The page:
Minimally invasive surgery
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What is Minimally Invasive Surgery (Laparoscopy)?
Laparoscopy is a minimally invasive technique for viewing the internal structures of the abdomen. A laparoscope (camera) is inserted through a small incision in the abdomen. The camera magnifies internal structures on a monitor for thorough examination. Additional small incisions are made so surgical instruments can be used to perform the procedure.
A common application of laparoscopy is biopsy. Other procedures include gall bladder removal, prophylactic gastropexy (to help prevent bloat in large chested dogs), exploratory surgeries, cystotomy, and other common surgeries. In recent years, laparoscopy has offered as less traumatic and less painful alternative to traditional spays.
A study published in the 2005 Journal of the Veterinary Medical Association concluded laparoscopic spays caused less surgical stress and up to 65% less postoperative pain than a traditional surgical spay.
What is the Difference?
Traditional Surgery Example- Spays
In a traditional spay a 2” to 3” incision is made in the abdomen through which the ovarian ligament is detached from the abdominal wall and the ovaries are removed through a large incision. This procedure may cause bruising to the abdominal wall and post-operative pain. By performing the procedure laparoscopically the patient experiences less trauma, has a faster recovery time and minimal pain.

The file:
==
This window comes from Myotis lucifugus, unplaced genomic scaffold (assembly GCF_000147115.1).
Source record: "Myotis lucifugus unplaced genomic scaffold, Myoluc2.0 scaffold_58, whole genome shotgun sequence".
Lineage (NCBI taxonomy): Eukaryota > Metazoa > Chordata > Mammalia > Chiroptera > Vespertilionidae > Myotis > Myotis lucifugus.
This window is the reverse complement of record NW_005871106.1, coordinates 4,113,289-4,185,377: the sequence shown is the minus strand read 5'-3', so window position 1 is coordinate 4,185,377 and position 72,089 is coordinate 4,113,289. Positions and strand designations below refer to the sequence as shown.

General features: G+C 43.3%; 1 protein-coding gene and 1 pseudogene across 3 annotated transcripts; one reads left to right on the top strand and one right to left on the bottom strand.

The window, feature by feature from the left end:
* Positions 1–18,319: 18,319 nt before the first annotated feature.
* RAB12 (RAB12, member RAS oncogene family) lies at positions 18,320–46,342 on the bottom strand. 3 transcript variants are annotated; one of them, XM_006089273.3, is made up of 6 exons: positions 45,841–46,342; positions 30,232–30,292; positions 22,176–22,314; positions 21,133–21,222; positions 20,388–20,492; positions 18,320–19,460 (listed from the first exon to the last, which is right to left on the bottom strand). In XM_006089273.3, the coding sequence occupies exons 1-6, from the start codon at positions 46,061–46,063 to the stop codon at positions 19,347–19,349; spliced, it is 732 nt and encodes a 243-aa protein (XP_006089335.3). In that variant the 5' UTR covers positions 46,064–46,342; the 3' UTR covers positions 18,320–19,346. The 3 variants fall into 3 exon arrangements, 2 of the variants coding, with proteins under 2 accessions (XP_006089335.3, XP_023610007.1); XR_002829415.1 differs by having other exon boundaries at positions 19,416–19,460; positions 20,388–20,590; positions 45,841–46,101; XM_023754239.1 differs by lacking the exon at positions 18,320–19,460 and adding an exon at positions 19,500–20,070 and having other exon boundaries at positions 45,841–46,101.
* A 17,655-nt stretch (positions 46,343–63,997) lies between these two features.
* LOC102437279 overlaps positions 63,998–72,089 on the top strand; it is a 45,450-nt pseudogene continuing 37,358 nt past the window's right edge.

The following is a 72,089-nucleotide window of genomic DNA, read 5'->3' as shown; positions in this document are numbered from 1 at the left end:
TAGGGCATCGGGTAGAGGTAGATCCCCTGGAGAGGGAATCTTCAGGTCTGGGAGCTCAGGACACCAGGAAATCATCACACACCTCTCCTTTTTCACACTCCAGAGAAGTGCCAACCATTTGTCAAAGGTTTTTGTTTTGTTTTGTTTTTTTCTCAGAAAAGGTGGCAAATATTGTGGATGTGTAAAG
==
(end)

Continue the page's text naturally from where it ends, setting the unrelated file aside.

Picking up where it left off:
In a laparoscopic spay the procedure is performed through two or three small incisions (3-5 mm) in the abdomen. With the laparoscope the surgeon is able to see magnified views of the organs, which allows for greater precision. The ovarian ligament is carefully cut/cauterized with a harmonic scapel. The ovaries are removed through the small incision, without excess trauma. Laparoscopic spays provide the patient reduced pain, minimal recovery time and less trauma.
Advantages of Laparoscopic Surgery over Traditional Surgery
1.) Smaller incisions are less painful and reduce recovery time.
2.) Controlled cuts minimize pain and bruising caused by tearing tissue.
3.) Involves fewer complications, with minimal bleeding.
4.) Allows for excellent visualization of abdominal organs.
5.) The entire surgery is performed through a few tiny incisions rather than a larger abdominal opening.
6.) In large breed dogs a gastropexy can be performed easily- or if a spay is elected, at the time of surgery.